Above one of the Copper Blue cockerels & below, left of photo, the Welsummer cockerel

My last bit of news is that after a long wait our bedroom window has finally been knocked out & replaced by French Windows - yippee! It has made such a difference to the room already. The light just pours in when you open the curtains. Eventually we will be able to step out into a little arbor. In my imaginings I have romantic pictures of hens wandering in to join us, wild birds singing on the door step & bunny rabbits hopping around our feet. But in reality I'm sure it will be more a case of shouting at the dogs for bringing in muddy paw prints & hubby for muddy boot prints!

I am going to hang a crystal in the windows to bring rainbows into the room. Whatever horrible, scary things are happening in the wide world out there, my own little universe is a very peaceful, content & fulfilled place right now & I feel very lucky to have this little sanctuary away from the madness. I hope each & every one of you has a special place too, whether it be a favourite seat in which to read a book, or a garden to nurture or a favourite walk with the dog. We all need to be able to take time out & breathe in life, before time starts rushing us on again!

11 comments:

  1. Ooooooooooooooh! Whereabouts in Yorkshire are you travelling to? Let us know!

    Dxxx

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  2. How exciting! I hope they all hatch! Seeing those tiny chicks shoving the eggshell halves apart is truly amazing!

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  3. Ohhh sara good luck with the hatching. If it turns out my little brood are all male you might find a few cardboard boxes full of chicklets with your name on them.....

    Enjoy the windows, before you know it you'll have chickens in bed and a cockeral on the bedside table insted of an alarm clock.

    jess x

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  4. keep the humidification up with those eggs especially when you stop turning just before the hatch....

    believe me....you are in store of many sleepless nights!!!!!!!!!!!!!!!!
    x

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  5. How exciting with the eggs - I do hope you have lots of hatchings! I'm looking forward to seeing the progress.

    With regard to special places - yes I do have several! And wherever I go there is always a special place to be found, somewhere peaceful where there is a certain 'feeling', a kind of recognition, even if I've never been there before.

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  6. Will enjoy following the progress of your hatchings... I am sure its going to be very successful for you!!
    Adore your new French Windows... what a delightful for you and how lovely to be able to have your French Windows open on a balmy summers night..... and of course finding the odd hen or two residing on your bed!!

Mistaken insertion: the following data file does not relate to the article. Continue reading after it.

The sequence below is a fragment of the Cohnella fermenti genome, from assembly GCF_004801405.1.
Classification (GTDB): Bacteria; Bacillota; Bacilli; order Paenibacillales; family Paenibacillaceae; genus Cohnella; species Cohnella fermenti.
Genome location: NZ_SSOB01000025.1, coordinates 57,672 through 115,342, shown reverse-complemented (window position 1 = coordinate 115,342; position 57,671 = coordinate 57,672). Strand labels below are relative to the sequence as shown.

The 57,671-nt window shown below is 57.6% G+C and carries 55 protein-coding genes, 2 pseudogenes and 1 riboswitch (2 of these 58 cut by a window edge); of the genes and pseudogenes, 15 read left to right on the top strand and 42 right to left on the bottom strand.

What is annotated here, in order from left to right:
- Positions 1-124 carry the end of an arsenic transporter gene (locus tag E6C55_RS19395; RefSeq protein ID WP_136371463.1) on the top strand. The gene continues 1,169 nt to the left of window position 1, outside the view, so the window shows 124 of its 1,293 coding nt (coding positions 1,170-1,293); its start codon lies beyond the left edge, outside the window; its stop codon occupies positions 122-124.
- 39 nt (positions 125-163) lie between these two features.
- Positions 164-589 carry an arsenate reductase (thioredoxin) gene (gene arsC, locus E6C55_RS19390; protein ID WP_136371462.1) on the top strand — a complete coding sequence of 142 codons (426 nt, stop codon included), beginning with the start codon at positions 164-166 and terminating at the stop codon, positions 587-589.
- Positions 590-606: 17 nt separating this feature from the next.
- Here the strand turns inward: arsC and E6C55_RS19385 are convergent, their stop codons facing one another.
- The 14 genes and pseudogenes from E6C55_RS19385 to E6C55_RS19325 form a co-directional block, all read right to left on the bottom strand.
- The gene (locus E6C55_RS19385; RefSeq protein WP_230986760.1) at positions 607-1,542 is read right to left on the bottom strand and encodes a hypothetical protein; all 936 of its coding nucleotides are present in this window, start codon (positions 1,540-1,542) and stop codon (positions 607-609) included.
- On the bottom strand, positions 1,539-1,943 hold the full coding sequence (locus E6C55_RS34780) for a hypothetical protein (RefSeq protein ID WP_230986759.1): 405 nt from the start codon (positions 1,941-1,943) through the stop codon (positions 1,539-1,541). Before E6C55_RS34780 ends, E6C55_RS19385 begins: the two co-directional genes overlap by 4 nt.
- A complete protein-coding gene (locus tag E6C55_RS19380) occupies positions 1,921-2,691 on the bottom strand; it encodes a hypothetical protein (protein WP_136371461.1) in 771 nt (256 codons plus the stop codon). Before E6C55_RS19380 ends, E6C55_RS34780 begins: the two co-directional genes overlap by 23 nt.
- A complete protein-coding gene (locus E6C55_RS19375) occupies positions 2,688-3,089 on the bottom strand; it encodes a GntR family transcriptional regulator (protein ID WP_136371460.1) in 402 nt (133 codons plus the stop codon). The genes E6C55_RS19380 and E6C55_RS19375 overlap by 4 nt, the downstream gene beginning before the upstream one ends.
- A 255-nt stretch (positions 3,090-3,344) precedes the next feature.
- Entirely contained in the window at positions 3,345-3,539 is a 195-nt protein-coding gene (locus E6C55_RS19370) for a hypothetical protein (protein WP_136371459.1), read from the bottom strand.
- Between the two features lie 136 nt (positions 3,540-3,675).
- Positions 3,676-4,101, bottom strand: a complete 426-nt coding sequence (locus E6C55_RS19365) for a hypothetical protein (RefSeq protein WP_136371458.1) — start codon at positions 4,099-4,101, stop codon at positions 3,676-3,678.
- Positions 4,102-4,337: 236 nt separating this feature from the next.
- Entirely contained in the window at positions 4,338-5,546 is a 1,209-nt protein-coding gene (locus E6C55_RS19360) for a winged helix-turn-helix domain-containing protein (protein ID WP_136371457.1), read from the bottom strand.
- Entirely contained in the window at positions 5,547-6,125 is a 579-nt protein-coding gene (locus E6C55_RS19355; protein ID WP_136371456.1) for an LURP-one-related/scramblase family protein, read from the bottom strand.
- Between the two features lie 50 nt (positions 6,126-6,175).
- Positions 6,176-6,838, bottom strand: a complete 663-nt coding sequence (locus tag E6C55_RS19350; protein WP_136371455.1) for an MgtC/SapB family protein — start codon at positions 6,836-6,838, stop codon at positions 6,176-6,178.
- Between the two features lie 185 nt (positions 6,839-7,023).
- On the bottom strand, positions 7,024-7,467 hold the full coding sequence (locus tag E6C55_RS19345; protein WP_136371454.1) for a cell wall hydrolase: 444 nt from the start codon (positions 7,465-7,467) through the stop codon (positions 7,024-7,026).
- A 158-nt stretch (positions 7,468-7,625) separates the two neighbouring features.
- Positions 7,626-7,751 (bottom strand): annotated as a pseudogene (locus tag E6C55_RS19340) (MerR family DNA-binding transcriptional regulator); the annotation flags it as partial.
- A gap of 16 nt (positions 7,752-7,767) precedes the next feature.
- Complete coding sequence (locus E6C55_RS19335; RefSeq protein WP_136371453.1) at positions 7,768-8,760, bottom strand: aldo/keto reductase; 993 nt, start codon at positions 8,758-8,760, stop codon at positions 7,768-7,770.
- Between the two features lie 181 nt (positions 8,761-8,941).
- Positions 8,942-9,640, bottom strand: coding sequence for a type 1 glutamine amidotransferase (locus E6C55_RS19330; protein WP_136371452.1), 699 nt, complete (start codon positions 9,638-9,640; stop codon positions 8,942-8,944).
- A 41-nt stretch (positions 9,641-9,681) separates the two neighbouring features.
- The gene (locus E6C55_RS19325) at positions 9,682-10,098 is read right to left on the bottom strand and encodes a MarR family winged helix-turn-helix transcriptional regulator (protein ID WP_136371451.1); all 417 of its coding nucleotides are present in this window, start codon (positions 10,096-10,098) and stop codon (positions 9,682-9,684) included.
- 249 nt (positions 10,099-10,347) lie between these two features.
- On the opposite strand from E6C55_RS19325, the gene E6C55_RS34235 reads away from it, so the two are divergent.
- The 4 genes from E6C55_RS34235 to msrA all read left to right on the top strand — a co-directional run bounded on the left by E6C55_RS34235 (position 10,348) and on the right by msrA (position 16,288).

I to have a special places.. one when I walk the dog, another couple of places in the garden.. essential for peaceful moments.
    With Love, Jane xxx

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  7. Good luck with the hatching Sara :-)

    If you would like a couple of pekin bantams, I have a black female and a partridge male, both 14wks old free to a good home.

    I thought the partridge was a "she" until "he" started cockadoodle-dooing at the weekend, you have never seen my backside move so quick out of bed to shut him up before he woke the neighbours up lol

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  8. Thanks again for a delightful read. (and no tears this time!!).

    I'm sitting here with my rescue muscovy duckling on my lap and a glass of wine in my hand, looking at the Surrey hills - not a building in sight - total silence and the promise of a rib-eye steak in an hour or so. Bliss !!

    Happy hatching.

    Thanks.

    M.

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  9. I'm tremendously jealous of your chickens, I really am. :)
    I remember having them around as a child and going and collecting the warm eggs and just loving it!
    And as for having some hatch right there in your lounge? That's just not fair I tell you ;)

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  10. To answer a previous commentator's question, Skipton in North Yorkshire! :-)

    Definitely wise to keep bantams entirely separate from full-size hens, don't know if they're friendlier as such... I think you get the same variance, to be honest, and as ever it all depends how much time you spend with them, how much love and care you give them, that determines their engagement with human beings.

    Marans are supposed to be 'stand-offish' I've read but ours only display a strange disinclination towards being picked up - but once you do pick them up, they're friendly and 'talkative' like no others. Araucanas, on the other hand, are said to be friendly and ours bear out that notion. Still, a friend who keeps hens including Marans and Araucanas, but can't spend as much time with 'em as I do, for reasons of having to go to work, found Araucanas to be a bit skittish. We can say generalities but as always, the environment in which animals are raised, just like children, determines a whole lot more than genetic predisposition.